Stinson’s “Belly Songs” and examining a self-deprecating stream of consciousness

While the title of this post suggests an exploration of a “self-deprecating stream of consciousness,” the poem I wanted to discuss isn’t necessarily an example of that. “Pretty Fat,” one of the poems I came across within Stinson’s collection of poems, is unique in that it reads like a stream of consciousness with an incessant repetition of words like “so fat,” “ass” and “lard.” The reason that I say this isn’t really self-deprecating is because Stinson is trying to reclaim these words, as we can see at the end where she calls it “gracious flab/gracious bone.” I find the poem quite interesting, and wanted to talk about how it both validates as well as counters the self-deprecating narratives we build for ourselves in our heads.

As someone who has dealt with anxiety/depression, I’m no stranger to relentless streams of negative thoughts like Stinson portrays here. At it’s core, it comes from a lack of self-worth that, in the case of this poem, would appear to stem from an internalized hatred of your own body. Personally, I’ve never had issues with body dysmorphia, but there are many who are transgender or perhaps even suffer from anorexia/bulimia who have those kinds of thoughts daily, and could likely see themselves in this poem. That being said, I feel I can relate to the relentless stream of internal negativity that comes with that kind of conflict since I’ve dealt with that to some degree in my experience with mental illness. This is exactly why I think the resolution to the poem’s central conundrum is so satisfying.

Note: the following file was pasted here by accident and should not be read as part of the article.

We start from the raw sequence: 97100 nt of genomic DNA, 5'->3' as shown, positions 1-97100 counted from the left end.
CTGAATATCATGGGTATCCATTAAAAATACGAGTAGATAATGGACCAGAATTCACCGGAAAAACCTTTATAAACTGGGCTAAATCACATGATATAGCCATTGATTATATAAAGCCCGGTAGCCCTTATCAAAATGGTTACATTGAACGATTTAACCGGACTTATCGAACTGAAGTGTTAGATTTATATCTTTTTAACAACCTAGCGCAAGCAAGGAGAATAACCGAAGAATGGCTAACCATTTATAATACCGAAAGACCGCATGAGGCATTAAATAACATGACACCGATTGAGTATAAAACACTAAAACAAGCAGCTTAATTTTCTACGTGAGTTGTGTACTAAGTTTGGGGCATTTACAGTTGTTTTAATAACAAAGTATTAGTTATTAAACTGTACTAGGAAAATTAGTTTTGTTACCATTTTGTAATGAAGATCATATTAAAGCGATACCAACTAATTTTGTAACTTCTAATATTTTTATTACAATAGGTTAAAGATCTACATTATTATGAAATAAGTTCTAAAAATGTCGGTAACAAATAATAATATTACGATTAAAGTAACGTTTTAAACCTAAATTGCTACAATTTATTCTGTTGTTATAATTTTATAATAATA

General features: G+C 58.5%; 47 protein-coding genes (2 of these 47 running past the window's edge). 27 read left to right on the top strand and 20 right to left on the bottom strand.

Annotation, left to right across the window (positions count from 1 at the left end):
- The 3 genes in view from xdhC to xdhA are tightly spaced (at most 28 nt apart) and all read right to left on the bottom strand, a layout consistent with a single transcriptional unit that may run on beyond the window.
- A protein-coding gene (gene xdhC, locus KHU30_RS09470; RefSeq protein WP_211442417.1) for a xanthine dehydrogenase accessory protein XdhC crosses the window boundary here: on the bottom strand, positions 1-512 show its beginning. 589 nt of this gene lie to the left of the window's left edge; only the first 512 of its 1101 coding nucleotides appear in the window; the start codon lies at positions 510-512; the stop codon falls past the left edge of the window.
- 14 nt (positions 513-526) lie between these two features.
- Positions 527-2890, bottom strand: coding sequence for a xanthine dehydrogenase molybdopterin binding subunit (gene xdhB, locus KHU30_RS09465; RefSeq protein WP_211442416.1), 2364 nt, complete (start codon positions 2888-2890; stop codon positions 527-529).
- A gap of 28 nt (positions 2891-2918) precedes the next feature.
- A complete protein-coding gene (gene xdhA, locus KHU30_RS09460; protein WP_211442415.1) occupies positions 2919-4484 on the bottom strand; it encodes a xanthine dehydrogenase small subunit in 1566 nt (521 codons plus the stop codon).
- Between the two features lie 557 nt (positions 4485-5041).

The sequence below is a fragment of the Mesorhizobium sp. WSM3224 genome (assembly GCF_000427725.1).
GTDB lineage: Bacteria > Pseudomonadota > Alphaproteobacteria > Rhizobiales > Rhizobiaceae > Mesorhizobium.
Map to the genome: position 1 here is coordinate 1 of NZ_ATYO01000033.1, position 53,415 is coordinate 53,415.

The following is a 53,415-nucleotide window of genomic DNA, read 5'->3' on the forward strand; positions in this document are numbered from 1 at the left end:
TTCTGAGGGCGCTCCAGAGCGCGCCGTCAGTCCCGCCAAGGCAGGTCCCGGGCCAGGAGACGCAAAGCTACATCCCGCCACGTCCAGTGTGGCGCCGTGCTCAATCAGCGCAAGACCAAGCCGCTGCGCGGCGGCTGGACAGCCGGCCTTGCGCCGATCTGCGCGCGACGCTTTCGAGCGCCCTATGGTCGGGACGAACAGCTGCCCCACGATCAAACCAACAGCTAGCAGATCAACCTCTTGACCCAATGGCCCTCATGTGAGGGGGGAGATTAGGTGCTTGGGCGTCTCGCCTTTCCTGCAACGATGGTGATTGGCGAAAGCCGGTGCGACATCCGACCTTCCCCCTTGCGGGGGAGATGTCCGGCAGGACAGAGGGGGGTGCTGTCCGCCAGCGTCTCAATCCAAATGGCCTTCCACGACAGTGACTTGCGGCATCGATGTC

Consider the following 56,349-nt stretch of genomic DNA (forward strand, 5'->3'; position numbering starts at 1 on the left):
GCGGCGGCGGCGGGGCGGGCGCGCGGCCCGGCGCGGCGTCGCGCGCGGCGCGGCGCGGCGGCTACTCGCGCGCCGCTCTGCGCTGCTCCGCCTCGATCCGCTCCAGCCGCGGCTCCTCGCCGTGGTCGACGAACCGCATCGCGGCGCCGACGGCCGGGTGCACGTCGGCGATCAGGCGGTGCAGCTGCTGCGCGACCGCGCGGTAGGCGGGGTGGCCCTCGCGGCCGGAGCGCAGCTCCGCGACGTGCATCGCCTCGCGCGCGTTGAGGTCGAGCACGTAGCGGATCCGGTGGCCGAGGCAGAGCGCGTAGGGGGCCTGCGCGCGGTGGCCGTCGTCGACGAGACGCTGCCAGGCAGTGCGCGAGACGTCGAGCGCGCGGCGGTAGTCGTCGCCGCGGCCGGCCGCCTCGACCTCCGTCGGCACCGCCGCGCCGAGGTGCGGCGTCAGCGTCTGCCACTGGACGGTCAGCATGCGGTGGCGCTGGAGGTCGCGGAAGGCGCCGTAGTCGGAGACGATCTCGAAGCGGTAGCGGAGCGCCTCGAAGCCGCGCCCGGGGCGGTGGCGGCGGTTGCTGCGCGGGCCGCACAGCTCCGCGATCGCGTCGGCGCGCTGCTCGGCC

To counteract the negative thoughts, Stinson’s poem re-frames the meaning of these words. She suggests we think of “so fat so fat” not as a negative reminder of something society sees as a deficiency, but as “gracious flab.” It’s a matter of re-framing a “deficiency” into something that you can love and accept about yourself. The reason I like this resolution so much is that it is exactly the same tactic I learned from my therapist to deal with my anxiety disorder. Often times, my relentless stream of internal negativity can become overwhelming and my anxieties come to the forefront in a way that makes their prevalence unavoidable. Re-framing my anxieties is the best way forward because these thoughts can sometimes seem so unavoidable. I think being able to see your own self-perceived flaws as something you can come to love and accept in yourself is a very good message for Stinson to impart upon her readers, which is why I found this poem so personally interesting.

One thought on “Stinson’s “Belly Songs” and examining a self-deprecating stream of consciousness”

  1. Hi Chris! I really loved this take on this poem, as it was one of my favorites, as well! I appreciate how you speak to the power that we each have in rewiring how we want to think about things, especially having to do with our bodies. I think this perspective mindset is so powerful, and I can’t help but relate this poem to Audre Lorde’s Zami when she reflects on how her mother reframed the maltreatment that was placed on her family into acts that took the weight off of Lorde and placed it back onto whoever attempted to take advantage of her. This use of perspective-shifting was so vital in creating a more positive childhood for Lorde, all because of her mother’s choice in framing everyday situations. It just goes to show the power of how we choose to think can impact, not only day-to-day operations, but how we reflect on and experience our lives.

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